Distracted Driving Top Priority For NTSB

The National Transportation Safety Board ( NTSB ) has come out with its list of top safety priorities and, given the nature of the agency’s work, the top pick may be a bit surprising but, for safety experts, it shouldn’t be a surprise at all.

The NTSB is the federal agency known by most Americans as the agency that investigates aircraft crashes and, most often without any living witnesses, are tasked with finding the cause of the crash. However, the NTSB’s mission isn’t limited to aircraft incidents. The NTSB’s mission is to ensure the safety of any type of transportation including; aircraft, ships, trains, and motor vehicles.

It’s the motor vehicle side side of the NTSB’s work that that is drawing the most attention in this year’s list of top priorities. The top item among their list of safety priorities for 2015 is distracted driving.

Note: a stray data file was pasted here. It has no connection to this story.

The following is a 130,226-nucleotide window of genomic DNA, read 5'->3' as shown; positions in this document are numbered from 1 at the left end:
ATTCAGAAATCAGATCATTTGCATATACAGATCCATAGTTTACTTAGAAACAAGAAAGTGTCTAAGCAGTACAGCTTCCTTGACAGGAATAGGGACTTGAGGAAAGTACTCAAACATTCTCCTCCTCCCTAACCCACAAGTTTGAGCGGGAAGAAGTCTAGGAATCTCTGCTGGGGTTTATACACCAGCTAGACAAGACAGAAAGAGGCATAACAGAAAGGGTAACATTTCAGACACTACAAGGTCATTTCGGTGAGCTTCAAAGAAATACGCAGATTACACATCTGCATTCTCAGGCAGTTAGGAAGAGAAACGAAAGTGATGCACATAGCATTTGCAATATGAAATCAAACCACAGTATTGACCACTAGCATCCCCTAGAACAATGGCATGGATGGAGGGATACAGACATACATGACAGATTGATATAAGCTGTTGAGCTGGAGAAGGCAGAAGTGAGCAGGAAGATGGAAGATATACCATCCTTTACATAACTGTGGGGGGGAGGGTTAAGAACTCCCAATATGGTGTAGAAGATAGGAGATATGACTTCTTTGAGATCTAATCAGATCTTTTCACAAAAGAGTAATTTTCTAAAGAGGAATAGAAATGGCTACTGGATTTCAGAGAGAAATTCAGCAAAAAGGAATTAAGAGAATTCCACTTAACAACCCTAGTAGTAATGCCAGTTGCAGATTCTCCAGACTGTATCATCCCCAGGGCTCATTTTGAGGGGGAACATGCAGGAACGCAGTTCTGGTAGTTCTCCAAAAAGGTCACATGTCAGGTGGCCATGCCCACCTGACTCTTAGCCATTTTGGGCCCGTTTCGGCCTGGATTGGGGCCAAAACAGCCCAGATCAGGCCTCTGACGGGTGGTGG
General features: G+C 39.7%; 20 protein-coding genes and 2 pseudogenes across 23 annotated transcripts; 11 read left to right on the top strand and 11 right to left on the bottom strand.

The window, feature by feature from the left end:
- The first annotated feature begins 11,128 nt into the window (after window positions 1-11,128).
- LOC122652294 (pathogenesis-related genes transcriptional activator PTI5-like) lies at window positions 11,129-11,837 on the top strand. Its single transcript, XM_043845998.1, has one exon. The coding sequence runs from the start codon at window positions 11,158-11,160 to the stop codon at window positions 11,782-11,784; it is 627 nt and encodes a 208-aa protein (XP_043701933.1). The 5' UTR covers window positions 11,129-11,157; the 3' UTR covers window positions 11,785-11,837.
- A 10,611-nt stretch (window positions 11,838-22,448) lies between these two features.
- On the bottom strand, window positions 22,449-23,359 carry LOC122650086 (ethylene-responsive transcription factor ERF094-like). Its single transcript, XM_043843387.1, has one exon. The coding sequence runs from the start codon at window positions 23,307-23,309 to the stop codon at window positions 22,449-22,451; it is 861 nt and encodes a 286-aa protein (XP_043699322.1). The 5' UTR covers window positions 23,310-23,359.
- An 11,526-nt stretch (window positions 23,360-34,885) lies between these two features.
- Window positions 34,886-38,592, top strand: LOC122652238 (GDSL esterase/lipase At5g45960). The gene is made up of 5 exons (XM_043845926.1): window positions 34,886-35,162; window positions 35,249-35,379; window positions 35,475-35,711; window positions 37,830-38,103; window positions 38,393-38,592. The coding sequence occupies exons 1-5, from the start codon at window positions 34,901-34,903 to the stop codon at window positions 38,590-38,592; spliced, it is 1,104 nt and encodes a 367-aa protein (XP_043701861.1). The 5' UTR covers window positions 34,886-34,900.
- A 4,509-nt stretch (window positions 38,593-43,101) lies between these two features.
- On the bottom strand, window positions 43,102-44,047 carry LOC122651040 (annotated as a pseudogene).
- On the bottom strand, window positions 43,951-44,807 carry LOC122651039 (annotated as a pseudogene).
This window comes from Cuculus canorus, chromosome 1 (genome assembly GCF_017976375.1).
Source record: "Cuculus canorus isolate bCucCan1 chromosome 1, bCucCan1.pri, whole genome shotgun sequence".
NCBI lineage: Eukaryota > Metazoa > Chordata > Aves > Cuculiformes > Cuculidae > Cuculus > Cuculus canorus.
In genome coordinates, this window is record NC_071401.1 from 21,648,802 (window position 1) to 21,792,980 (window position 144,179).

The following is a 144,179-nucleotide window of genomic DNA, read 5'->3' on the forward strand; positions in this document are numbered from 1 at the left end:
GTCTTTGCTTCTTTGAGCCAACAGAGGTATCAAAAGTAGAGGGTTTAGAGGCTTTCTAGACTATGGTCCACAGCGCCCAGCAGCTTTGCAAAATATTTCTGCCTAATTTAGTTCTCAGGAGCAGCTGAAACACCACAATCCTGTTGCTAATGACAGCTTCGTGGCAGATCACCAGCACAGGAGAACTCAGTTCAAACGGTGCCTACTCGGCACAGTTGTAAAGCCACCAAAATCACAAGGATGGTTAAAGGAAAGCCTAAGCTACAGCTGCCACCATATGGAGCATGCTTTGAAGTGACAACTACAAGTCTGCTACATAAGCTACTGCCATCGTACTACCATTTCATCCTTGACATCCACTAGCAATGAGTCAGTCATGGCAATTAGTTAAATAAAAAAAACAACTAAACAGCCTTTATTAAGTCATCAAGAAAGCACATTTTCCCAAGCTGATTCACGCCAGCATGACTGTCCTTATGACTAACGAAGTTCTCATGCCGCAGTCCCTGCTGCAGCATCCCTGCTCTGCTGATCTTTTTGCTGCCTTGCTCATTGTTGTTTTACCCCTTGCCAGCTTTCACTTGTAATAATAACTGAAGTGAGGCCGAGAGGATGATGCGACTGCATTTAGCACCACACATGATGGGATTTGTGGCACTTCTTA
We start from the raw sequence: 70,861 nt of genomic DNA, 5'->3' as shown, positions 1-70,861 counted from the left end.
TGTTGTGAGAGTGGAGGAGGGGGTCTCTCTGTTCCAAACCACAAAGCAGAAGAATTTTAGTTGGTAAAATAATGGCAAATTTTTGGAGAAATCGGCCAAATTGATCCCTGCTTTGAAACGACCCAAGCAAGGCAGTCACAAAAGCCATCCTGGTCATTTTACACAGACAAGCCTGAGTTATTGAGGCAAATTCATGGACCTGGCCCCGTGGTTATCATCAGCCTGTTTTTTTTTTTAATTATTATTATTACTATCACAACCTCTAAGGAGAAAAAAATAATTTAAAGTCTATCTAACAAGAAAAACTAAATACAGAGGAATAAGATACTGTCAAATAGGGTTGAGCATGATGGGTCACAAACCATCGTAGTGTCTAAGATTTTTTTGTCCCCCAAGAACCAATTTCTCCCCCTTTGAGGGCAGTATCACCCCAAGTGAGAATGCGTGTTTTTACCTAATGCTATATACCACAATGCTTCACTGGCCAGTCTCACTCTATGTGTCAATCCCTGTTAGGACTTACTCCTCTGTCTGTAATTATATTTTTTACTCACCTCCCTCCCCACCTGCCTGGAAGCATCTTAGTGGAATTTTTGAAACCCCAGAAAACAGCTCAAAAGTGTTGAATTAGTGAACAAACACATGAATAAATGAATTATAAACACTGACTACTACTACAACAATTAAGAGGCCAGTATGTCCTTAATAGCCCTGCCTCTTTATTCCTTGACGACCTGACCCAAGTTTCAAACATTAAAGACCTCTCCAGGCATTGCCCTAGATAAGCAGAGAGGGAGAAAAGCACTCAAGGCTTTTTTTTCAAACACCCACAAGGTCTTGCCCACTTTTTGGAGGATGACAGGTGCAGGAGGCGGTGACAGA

According to the website Distraction.gov:

  • 3,328 people were killed in distraction-affected crashes in 2012.
  • An estimated 421,000 people were injured in motor vehicle crashes involving a distracted driver, this was a nine percent increase from the estimated 387,000 people injured in 2011.
  • At any given daylight moment across America, approximately 660,000 drivers are using cell phones or manipulating electronic devices while driving, a number that has held steady since 2010.
  • Five seconds is the average time your eyes are off the road while texting. When traveling at 55 mph, that’s enough time to cover the length of a football field blindfolded.

To compare; worldwide, there were 459 fatalities as a result of aircraft related incidents in 2013 according to the Geneva-based Bureau of Aircraft Accidents Archives. In 2013 the US had a total of 224 aircraft related fatalities including those aboard the aircraft and people on the ground.

If the US had experienced an aircraft related fatality rate equal to the number of distracted driving deaths, people would stop flying. It’s no wonder then that the NTSB needs to place its top priority on the problem of distracted driving.